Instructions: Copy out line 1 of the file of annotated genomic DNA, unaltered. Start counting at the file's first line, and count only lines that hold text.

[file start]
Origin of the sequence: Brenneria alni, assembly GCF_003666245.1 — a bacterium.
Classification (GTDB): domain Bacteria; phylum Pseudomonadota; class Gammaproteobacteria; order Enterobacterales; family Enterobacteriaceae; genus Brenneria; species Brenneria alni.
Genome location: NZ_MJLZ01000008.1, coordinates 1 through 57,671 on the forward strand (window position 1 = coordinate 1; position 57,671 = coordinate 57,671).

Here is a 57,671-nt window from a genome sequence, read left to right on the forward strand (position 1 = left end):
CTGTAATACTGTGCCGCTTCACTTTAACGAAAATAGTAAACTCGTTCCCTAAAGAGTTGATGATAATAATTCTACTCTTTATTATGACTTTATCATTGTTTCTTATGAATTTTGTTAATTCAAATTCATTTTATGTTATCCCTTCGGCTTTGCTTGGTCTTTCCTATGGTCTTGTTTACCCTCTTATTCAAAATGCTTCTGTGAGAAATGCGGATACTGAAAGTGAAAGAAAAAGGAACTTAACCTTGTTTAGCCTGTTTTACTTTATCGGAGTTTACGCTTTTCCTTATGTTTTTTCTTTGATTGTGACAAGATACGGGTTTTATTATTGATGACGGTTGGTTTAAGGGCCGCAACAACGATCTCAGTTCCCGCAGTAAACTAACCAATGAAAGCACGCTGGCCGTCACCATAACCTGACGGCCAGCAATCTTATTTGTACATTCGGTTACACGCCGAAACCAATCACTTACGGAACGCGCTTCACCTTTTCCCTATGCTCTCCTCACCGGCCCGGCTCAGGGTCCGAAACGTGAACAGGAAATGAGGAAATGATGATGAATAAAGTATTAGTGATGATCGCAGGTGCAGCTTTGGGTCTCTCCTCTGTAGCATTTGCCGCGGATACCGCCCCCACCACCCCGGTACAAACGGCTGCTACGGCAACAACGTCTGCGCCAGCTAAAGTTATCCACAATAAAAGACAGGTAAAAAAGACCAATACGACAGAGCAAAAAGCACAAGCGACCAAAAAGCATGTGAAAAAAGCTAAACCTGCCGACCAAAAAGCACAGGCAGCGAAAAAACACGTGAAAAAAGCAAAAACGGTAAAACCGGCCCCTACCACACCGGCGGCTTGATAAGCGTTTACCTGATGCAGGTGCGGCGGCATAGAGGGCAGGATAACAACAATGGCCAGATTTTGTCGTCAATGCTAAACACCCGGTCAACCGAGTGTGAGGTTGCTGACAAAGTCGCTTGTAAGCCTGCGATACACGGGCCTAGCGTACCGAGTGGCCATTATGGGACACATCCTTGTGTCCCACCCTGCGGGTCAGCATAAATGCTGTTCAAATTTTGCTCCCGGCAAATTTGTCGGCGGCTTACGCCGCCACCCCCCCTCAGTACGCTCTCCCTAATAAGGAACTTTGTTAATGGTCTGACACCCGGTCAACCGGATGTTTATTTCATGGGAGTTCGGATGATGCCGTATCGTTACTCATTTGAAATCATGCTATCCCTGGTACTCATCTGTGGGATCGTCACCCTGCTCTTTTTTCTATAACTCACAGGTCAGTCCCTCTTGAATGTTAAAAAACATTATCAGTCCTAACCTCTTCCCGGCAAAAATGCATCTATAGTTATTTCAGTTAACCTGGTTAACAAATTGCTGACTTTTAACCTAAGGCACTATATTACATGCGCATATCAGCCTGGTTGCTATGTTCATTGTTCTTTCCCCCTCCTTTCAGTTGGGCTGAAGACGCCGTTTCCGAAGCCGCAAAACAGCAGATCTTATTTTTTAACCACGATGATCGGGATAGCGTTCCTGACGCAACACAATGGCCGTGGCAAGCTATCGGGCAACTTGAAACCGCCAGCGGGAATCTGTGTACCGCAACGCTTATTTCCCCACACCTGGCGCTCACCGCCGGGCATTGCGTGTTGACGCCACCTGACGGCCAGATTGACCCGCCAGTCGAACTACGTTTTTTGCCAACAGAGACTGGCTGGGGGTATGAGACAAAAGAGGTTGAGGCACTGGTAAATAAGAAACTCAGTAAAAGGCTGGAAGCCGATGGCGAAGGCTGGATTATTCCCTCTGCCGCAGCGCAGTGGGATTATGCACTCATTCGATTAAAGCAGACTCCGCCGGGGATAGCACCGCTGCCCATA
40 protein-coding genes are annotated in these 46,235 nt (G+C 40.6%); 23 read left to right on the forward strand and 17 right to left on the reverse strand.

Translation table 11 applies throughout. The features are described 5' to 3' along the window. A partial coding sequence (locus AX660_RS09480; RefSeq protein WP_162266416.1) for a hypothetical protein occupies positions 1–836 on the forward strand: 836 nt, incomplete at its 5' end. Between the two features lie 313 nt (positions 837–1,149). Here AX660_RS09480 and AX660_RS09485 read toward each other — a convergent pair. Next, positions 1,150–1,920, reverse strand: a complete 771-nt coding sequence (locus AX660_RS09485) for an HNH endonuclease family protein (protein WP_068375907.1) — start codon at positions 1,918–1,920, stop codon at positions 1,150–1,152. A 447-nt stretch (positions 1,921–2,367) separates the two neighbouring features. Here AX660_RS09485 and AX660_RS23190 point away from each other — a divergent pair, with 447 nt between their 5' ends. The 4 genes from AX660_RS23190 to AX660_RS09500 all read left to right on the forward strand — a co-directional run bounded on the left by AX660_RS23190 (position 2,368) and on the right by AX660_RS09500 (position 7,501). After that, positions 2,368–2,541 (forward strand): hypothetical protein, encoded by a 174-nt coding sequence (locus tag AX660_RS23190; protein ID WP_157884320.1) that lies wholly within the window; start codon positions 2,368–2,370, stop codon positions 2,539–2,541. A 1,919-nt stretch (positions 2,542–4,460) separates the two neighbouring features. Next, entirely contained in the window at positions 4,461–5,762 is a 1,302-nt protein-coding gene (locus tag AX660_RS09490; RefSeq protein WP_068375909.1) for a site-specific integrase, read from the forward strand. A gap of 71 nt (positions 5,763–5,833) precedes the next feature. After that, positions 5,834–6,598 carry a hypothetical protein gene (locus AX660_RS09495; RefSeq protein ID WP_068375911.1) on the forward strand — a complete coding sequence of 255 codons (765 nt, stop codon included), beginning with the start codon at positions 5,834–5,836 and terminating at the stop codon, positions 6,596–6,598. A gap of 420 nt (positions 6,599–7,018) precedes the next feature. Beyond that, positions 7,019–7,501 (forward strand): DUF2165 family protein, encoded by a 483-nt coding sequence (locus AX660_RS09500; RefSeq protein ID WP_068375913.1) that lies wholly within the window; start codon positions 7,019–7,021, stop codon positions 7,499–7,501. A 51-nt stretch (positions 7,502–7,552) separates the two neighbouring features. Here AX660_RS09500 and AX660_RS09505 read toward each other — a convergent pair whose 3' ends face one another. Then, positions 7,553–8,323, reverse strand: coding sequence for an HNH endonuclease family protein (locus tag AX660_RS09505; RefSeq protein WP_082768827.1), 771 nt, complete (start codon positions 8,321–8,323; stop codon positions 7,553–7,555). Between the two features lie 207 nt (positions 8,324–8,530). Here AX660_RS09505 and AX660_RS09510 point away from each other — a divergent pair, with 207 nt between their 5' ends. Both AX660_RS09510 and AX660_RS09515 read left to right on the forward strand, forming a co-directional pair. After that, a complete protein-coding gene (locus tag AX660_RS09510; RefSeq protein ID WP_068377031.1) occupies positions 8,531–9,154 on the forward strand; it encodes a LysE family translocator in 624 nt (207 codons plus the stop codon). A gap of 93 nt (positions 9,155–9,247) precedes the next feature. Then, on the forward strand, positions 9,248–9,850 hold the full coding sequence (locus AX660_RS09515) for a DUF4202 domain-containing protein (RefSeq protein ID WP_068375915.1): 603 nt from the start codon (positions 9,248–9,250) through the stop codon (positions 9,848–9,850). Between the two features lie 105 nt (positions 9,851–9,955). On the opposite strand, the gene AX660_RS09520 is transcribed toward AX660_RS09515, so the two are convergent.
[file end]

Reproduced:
Origin of the sequence: Brenneria alni, assembly GCF_003666245.1 — a bacterium.